The labyrinth is one of the earliest man-made environments, an artwork of stone or hedges (the maze) designed not to shelter people or store goods but to confound the mind and spirit.  It was the first puzzle in three dimensions to be solved in real time. Its windings have been the nexus of fascination in myth and legend—starting with the trials of the gods, moving on to the devout pilgrim’s journey and taking the contemporary form of the maze-making of experimental psychology. An experiment at the University of Rochester in a basement maze was used to demonstrate the difference between male and female toolbars in direction-seeking.  It is a metaphor of frustration and anxiety, of tangled politics, of inconsistent systems and clues, as well as the spiritual quest for meaning.  There is a critical distinction between the maze and the labyrinth here:  The maze is designed mainly to confuse; the labyrinth, a more specialized format, to resolve the maze confusion by both leading to a central core and then back out again for the resolution of a complete journey.



Its serpentine shape bespeaks intrigues, captives, teases, and outrages.  Used as a substitute or symbolic journey for the pilgrimage to Jerusalem, it is a capsule version of the Christian progress through tests of faith as the center and return that can be won through faith and patience. The mazes at Hampton Court Palace in Greater London, at Villa d’Este in Tivoli, at the Emperor’s Summer Palace in China, and in the film “The Shining” and “Sleuth”-- all play their parts in constructing the meaning of this special journey in its time.  The maze at Versailles (now defunct) contained at its 39 intersections fountains in the shapes of animals from Aesop’s Fables.  The maze concept was incorporated into the formal garden as topiary and ornamental plantings forming circuitous routes called alleys.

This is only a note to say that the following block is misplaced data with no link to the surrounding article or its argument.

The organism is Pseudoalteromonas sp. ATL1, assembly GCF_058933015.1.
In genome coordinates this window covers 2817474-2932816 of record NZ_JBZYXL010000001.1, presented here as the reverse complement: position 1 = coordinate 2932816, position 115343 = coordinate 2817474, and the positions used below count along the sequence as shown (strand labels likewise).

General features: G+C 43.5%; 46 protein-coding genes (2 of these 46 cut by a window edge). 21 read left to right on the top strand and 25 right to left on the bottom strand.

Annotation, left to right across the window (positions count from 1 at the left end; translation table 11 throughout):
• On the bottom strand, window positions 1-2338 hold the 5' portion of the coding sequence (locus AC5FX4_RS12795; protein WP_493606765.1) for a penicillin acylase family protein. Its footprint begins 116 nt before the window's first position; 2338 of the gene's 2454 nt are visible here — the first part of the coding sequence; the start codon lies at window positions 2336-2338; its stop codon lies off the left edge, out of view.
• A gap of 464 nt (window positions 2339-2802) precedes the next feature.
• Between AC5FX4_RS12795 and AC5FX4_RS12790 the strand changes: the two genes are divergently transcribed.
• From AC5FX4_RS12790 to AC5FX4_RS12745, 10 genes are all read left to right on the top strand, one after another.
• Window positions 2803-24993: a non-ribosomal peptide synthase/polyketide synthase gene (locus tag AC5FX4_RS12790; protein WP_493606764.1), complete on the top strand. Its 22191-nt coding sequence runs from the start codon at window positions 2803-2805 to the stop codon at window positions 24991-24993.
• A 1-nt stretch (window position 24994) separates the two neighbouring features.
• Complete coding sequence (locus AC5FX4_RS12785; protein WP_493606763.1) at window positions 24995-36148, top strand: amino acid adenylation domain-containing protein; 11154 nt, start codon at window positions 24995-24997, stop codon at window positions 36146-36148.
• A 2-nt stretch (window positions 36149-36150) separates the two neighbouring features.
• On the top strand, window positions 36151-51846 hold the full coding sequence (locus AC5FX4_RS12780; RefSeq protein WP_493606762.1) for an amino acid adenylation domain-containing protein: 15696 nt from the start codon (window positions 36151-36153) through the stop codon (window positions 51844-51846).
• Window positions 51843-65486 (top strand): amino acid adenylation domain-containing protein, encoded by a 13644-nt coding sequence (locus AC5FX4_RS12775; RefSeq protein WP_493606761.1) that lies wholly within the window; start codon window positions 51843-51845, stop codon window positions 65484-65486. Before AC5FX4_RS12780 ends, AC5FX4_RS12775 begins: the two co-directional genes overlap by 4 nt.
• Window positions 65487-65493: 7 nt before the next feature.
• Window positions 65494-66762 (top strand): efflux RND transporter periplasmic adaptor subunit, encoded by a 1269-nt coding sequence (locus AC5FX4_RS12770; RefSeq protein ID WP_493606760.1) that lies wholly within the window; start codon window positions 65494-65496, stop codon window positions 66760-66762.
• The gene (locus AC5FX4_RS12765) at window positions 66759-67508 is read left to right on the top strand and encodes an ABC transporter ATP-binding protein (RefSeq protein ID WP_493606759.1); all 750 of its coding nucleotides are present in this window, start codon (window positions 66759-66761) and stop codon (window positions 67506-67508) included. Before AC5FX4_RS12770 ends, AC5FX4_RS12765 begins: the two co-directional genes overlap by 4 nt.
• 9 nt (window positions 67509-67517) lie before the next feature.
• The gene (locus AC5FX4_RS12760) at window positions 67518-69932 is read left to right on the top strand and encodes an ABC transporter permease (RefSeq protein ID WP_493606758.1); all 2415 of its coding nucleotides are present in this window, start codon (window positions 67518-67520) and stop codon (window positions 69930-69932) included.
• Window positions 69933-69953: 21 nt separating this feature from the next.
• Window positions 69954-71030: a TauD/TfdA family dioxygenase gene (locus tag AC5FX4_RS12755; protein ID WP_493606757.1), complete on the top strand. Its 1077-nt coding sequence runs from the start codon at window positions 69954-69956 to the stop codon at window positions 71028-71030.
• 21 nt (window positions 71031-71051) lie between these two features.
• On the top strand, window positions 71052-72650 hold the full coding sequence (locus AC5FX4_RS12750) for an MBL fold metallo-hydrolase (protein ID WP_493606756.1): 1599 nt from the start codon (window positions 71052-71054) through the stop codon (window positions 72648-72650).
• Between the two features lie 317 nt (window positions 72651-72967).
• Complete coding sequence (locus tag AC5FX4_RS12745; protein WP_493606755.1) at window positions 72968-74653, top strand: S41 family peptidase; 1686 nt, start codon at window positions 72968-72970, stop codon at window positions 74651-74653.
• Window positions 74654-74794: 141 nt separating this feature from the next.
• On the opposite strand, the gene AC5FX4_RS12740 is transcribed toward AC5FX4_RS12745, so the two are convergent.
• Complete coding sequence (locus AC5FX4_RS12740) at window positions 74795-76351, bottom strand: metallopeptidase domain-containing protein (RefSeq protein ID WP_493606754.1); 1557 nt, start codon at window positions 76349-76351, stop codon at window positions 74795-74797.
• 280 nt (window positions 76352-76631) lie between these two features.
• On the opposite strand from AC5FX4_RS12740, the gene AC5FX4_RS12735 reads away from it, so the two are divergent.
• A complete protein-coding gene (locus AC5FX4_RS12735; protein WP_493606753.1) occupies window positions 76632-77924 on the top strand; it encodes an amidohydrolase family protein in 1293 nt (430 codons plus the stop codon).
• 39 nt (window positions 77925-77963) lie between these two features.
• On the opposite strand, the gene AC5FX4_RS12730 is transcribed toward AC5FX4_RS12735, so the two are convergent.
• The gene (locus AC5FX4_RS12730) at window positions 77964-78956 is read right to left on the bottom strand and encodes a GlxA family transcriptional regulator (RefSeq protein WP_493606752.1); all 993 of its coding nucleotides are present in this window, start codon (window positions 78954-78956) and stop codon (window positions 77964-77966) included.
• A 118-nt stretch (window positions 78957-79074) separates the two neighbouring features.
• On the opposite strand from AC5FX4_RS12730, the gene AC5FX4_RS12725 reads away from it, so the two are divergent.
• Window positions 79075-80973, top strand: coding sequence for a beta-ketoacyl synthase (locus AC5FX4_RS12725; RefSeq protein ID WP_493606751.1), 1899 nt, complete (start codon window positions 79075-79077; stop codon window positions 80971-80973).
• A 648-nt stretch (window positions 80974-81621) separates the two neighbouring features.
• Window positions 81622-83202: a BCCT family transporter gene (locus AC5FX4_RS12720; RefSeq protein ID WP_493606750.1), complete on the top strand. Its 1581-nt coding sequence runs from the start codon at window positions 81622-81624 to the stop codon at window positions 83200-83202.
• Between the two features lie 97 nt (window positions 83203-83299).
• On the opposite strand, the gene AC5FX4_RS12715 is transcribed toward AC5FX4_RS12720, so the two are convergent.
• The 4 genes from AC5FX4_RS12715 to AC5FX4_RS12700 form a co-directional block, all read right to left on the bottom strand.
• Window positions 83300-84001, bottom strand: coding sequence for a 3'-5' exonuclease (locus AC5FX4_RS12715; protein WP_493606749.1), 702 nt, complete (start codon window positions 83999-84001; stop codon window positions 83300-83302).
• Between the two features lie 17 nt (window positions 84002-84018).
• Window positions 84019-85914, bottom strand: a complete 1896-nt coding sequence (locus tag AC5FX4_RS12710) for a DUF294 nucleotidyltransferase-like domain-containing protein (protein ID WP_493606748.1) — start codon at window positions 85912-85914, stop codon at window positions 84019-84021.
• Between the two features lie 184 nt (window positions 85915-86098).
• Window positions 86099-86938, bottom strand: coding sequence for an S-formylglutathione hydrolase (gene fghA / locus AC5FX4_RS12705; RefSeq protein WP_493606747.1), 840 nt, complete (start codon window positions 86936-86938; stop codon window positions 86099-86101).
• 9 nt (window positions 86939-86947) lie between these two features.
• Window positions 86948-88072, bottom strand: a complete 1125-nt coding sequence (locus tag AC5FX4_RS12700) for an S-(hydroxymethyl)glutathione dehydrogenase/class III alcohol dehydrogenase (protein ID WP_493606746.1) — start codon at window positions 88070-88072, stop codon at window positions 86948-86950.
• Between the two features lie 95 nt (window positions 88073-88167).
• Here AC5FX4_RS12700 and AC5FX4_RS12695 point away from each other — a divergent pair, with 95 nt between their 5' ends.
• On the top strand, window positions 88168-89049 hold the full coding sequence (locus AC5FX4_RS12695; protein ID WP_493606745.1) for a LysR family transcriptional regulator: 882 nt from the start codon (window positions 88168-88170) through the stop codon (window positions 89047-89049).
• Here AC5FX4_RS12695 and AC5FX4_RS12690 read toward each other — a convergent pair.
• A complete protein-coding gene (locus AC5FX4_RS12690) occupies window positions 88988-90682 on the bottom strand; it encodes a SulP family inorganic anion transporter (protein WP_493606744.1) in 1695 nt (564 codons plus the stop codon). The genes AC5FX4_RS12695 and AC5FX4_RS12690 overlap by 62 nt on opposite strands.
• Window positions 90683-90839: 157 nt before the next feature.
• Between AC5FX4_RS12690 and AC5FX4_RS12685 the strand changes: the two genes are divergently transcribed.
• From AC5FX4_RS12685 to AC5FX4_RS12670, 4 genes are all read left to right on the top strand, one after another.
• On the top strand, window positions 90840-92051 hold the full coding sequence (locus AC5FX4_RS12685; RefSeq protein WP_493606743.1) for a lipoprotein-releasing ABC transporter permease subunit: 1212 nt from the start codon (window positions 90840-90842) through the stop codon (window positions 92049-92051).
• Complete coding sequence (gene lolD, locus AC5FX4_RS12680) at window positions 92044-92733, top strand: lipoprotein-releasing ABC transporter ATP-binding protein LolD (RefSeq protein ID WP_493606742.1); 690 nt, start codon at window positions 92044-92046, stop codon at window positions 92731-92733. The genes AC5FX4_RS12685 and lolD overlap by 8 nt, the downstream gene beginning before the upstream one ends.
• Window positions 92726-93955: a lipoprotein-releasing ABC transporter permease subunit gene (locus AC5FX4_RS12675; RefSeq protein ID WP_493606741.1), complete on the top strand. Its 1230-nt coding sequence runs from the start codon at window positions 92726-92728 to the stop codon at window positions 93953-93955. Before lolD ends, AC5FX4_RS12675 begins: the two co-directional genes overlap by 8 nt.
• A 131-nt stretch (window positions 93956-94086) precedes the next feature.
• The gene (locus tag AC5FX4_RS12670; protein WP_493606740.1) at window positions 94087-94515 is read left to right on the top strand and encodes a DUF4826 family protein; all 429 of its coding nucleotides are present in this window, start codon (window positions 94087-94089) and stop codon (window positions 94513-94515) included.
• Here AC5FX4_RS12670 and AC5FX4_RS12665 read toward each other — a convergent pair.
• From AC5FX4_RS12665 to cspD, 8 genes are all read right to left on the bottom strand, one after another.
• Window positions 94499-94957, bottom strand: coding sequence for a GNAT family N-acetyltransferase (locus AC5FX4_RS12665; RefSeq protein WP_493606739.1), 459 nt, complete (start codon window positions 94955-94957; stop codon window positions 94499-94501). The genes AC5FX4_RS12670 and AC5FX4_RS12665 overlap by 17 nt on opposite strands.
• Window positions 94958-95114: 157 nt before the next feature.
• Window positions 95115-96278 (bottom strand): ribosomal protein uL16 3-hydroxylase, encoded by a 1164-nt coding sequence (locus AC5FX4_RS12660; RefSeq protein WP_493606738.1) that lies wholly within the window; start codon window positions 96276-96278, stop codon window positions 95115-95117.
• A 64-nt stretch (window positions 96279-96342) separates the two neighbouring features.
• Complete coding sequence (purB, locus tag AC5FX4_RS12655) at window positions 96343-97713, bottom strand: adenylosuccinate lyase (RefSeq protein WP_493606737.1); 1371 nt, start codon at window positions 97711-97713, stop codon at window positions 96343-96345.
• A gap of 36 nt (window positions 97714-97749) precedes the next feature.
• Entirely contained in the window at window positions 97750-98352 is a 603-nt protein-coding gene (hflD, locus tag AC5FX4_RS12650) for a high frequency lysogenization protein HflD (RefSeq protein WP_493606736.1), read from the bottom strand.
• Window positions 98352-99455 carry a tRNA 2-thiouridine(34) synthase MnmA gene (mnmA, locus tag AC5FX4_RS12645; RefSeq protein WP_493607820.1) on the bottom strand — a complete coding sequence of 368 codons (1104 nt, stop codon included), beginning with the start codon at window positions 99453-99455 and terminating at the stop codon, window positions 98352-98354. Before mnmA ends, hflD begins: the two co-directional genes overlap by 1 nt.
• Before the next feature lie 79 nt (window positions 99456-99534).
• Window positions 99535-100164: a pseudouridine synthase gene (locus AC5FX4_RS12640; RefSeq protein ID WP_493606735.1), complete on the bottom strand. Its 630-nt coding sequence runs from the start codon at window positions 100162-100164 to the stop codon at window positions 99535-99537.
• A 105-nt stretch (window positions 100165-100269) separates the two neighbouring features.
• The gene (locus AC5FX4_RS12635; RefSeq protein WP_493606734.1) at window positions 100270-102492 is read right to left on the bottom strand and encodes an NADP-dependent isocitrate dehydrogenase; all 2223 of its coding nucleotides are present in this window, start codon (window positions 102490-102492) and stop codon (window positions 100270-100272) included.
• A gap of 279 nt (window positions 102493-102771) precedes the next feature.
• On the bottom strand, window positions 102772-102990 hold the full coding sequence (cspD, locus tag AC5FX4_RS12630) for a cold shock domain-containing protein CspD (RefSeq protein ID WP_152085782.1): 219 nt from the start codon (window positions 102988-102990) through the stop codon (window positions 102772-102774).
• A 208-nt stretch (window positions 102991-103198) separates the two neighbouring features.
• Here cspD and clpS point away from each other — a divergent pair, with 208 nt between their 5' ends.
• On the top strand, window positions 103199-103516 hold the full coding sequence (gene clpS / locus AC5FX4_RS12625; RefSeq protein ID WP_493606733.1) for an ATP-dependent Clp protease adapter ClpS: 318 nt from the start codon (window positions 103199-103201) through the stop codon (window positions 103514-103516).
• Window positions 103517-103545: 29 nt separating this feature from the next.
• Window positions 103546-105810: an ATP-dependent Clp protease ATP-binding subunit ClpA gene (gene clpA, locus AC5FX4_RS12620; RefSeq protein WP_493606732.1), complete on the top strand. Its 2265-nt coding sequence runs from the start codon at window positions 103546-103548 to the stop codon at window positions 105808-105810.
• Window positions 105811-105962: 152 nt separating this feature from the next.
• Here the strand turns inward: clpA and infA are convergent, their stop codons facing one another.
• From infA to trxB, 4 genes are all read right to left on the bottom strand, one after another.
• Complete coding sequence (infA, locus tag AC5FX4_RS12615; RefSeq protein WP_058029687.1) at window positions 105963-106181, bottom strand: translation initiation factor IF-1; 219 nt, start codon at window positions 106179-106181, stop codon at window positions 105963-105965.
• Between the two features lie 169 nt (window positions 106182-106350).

In this way the labyrinth is a living illustration of the merging of symbol with nature, in which the map is itself the puzzle to be divined.  Since ancient times, it has been far more than a shape in which to move around and find one’s way (and oneself); it has been the archetype for a wicked sort of complexity.  The word itself is the index for intricacy, intrigue, and ingenuity in both the problem-poser and the solution-finder.  The labyrinth constructs a special kind of journey, not only, as the “Twilight Zone” TV series put it, of sight and sound, but of mind.  The web of sinuous windings is the problem itself.  Its heavy symbolism is an invitation to more abstraction, for example, in the puzzle-map model as viewed from above.  In the glass case model in the Overlook Hotel in “The Shining,” a close-up inspection shows little live figures tracking its pathways. We can’t be sure whether they live in Jack Torrance’s tortured imagination or in director Stanley Kubrick’s --or in ours.